NEW YORK (GenomeWeb News) – Indiana University researchers will use a $2.3 million National Institutes of Health grant to fund a study that will employ a range of genomics techniques to discover how the Chlamydia trachomatis bacterium evades human immune responses.
The IU Department of Biology team plans to mutate and characterize the functions of certain genes in the pathogen that enable it to remain protected within human and animal cells and which prevents researchers from using standard genetic manipulation techniques to study and combat the parasite.
The researchers, led by Assistant Professor David Nelson, will use a technique called targeted-induced local lesions in genomes to explore genes that may determine which types of hosts and tissues that different Chlamydia species infect. Much of the genetic variation in the disease-causing strains of Chlamydia appears to inhabit a genomic region called the plasticity zone, and that is where the team plans to focus its study.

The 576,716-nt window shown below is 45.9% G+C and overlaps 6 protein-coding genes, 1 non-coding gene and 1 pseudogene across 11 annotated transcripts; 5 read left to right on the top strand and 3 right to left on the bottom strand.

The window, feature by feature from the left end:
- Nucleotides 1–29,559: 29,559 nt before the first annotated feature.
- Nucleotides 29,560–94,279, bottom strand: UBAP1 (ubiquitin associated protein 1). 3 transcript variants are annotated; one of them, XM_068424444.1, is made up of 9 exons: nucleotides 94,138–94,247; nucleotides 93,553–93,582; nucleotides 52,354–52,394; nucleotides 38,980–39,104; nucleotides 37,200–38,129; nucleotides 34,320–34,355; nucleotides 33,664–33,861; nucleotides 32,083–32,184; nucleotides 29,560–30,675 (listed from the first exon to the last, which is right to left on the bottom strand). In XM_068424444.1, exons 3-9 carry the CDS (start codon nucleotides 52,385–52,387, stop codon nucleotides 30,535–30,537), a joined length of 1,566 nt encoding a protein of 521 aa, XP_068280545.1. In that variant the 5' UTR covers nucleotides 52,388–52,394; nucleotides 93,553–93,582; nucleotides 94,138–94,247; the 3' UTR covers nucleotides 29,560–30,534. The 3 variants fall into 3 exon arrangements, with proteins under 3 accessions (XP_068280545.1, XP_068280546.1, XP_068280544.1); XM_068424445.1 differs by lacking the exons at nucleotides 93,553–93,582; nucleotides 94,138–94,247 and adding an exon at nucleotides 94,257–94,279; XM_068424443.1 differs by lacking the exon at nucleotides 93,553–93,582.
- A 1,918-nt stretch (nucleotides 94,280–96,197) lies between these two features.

"With these new tools we can use a reverse genetic approach to inactivate plasticity zone genes and then test to see if the mutants that we've created have certain sensitivities or have alterations in pathogenicity," Nelson said in a statement. "One of our suspicions is that PZ genes counteract host cell proteins that mediate immunity."
The IU group will use genome sequencing, genetic screens, lateral gene transfer, and other approaches to identify those genes that enable Chlamydia strains to dodge its host's immune responses and to understand why host's defenses are sensitive to the infection.
"In the long term we hope our work provides clues toward designing a vaccine and developing strong models of human chlamydial disease," Nelson added. "But most immediately we're looking to identify and characterize the factors that allow this pathogen to grow, how it interacts with other bacteria, and how it avoids host immune systems so well."